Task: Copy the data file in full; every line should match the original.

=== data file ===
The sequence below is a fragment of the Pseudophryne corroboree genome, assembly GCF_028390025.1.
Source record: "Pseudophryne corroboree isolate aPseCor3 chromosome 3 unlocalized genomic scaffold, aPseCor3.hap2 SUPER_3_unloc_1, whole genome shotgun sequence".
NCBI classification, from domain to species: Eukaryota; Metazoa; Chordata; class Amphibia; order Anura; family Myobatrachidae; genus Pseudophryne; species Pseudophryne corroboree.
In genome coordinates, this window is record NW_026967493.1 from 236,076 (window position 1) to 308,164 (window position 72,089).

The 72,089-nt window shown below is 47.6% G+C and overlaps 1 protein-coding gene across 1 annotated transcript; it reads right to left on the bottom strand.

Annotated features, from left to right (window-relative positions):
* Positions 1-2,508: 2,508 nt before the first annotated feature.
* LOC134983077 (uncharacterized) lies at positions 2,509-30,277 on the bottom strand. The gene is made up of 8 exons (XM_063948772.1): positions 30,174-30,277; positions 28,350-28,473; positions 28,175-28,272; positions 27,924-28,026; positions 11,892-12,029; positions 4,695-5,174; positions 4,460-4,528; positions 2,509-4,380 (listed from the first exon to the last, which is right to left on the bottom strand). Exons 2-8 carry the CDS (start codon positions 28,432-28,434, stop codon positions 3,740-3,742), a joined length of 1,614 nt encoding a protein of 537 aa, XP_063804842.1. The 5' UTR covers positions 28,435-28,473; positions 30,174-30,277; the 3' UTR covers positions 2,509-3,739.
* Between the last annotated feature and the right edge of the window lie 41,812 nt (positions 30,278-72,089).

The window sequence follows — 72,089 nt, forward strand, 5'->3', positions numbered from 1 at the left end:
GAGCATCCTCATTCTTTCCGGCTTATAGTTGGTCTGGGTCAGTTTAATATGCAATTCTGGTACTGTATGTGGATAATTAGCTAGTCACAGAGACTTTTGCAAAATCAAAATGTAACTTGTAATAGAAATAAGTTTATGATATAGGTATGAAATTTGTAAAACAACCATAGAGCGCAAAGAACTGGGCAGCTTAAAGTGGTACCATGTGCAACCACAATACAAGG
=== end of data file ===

The sequence below is a fragment of the Pseudophryne corroboree genome, assembly GCF_028390025.1.
Source record: "Pseudophryne corroboree isolate aPseCor3 chromosome 3 unlocalized genomic scaffold, aPseCor3.hap2 SUPER_3_unloc_1, whole genome shotgun sequence".
NCBI classification, from domain to species: Eukaryota; Metazoa; Chordata; class Amphibia; order Anura; family Myobatrachidae; genus Pseudophryne; species Pseudophryne corroboree.
In genome coordinates, this window is record NW_026967493.1 from 236,076 (window position 1) to 308,164 (window position 72,089).

The 72,089-nt window shown below is 47.6% G+C and overlaps 1 protein-coding gene across 1 annotated transcript; it reads right to left on the bottom strand.

Annotated features, from left to right (window-relative positions):
* Positions 1-2,508: 2,508 nt before the first annotated feature.
* LOC134983077 (uncharacterized) lies at positions 2,509-30,277 on the bottom strand. The gene is made up of 8 exons (XM_063948772.1): positions 30,174-30,277; positions 28,350-28,473; positions 28,175-28,272; positions 27,924-28,026; positions 11,892-12,029; positions 4,695-5,174; positions 4,460-4,528; positions 2,509-4,380 (listed from the first exon to the last, which is right to left on the bottom strand). Exons 2-8 carry the CDS (start codon positions 28,432-28,434, stop codon positions 3,740-3,742), a joined length of 1,614 nt encoding a protein of 537 aa, XP_063804842.1. The 5' UTR covers positions 28,435-28,473; positions 30,174-30,277; the 3' UTR covers positions 2,509-3,739.
* Between the last annotated feature and the right edge of the window lie 41,812 nt (positions 30,278-72,089).

The window sequence follows — 72,089 nt, forward strand, 5'->3', positions numbered from 1 at the left end:
GAGCATCCTCATTCTTTCCGGCTTATAGTTGGTCTGGGTCAGTTTAATATGCAATTCTGGTACTGTATGTGGATAATTAGCTAGTCACAGAGACTTTTGCAAAATCAAAATGTAACTTGTAATAGAAATAAGTTTATGATATAGGTATGAAATTTGTAAAACAACCATAGAGCGCAAAGAACTGGGCAGCTTAAAGTGGTACCATGTGCAACCACAATACAAGG